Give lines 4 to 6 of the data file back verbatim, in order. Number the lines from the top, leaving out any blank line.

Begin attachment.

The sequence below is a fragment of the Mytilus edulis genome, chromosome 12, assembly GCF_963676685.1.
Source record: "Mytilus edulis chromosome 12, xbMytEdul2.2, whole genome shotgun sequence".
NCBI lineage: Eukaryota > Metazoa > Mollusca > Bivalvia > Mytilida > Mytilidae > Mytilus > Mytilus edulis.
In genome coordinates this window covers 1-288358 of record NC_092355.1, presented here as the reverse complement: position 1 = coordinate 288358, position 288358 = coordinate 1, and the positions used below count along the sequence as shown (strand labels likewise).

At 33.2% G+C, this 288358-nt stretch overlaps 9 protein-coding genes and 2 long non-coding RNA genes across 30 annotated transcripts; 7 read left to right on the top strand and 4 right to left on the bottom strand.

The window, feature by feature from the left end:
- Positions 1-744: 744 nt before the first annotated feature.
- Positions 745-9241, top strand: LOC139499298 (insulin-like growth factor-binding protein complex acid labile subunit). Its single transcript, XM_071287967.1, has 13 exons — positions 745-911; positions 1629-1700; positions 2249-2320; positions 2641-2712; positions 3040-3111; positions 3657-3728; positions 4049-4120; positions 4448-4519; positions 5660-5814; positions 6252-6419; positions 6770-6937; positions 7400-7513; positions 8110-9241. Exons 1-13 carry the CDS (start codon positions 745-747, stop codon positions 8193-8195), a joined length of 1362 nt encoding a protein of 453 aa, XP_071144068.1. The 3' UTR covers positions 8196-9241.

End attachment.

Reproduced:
In genome coordinates this window covers 1-288358 of record NC_092355.1, presented here as the reverse complement: position 1 = coordinate 288358, position 288358 = coordinate 1, and the positions used below count along the sequence as shown (strand labels likewise).

At 33.2% G+C, this 288358-nt stretch overlaps 9 protein-coding genes and 2 long non-coding RNA genes across 30 annotated transcripts; 7 read left to right on the top strand and 4 right to left on the bottom strand.

The window, feature by feature from the left end: